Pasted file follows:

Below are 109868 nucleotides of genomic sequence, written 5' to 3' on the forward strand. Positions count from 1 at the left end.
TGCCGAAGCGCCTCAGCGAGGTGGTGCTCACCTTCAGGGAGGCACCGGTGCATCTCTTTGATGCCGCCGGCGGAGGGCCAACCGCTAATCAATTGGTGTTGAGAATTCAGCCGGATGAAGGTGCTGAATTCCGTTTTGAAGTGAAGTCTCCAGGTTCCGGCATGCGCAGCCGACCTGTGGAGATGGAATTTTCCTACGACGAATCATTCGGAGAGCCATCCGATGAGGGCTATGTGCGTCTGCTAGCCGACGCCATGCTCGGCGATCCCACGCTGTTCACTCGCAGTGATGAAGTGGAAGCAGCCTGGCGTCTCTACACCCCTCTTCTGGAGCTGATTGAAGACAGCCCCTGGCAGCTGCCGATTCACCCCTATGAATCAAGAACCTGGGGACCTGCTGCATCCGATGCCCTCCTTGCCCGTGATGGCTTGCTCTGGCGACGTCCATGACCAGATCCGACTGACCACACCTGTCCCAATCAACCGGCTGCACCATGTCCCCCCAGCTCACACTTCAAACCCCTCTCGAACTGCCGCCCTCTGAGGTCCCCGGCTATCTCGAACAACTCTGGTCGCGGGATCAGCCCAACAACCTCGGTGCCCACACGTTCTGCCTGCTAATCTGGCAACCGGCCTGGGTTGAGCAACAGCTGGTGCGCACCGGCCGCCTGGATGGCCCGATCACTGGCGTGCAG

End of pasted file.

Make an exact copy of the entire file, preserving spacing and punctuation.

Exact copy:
Below are 109868 nucleotides of genomic sequence, written 5' to 3' on the forward strand. Positions count from 1 at the left end.
TGCCGAAGCGCCTCAGCGAGGTGGTGCTCACCTTCAGGGAGGCACCGGTGCATCTCTTTGATGCCGCCGGCGGAGGGCCAACCGCTAATCAATTGGTGTTGAGAATTCAGCCGGATGAAGGTGCTGAATTCCGTTTTGAAGTGAAGTCTCCAGGTTCCGGCATGCGCAGCCGACCTGTGGAGATGGAATTTTCCTACGACGAATCATTCGGAGAGCCATCCGATGAGGGCTATGTGCGTCTGCTAGCCGACGCCATGCTCGGCGATCCCACGCTGTTCACTCGCAGTGATGAAGTGGAAGCAGCCTGGCGTCTCTACACCCCTCTTCTGGAGCTGATTGAAGACAGCCCCTGGCAGCTGCCGATTCACCCCTATGAATCAAGAACCTGGGGACCTGCTGCATCCGATGCCCTCCTTGCCCGTGATGGCTTGCTCTGGCGACGTCCATGACCAGATCCGACTGACCACACCTGTCCCAATCAACCGGCTGCACCATGTCCCCCCAGCTCACACTTCAAACCCCTCTCGAACTGCCGCCCTCTGAGGTCCCCGGCTATCTCGAACAACTCTGGTCGCGGGATCAGCCCAACAACCTCGGTGCCCACACGTTCTGCCTGCTAATCTGGCAACCGGCCTGGGTTGAGCAACAGCTGGTGCGCACCGGCCGCCTGGATGGCCCGATCACTGGCGTGCAG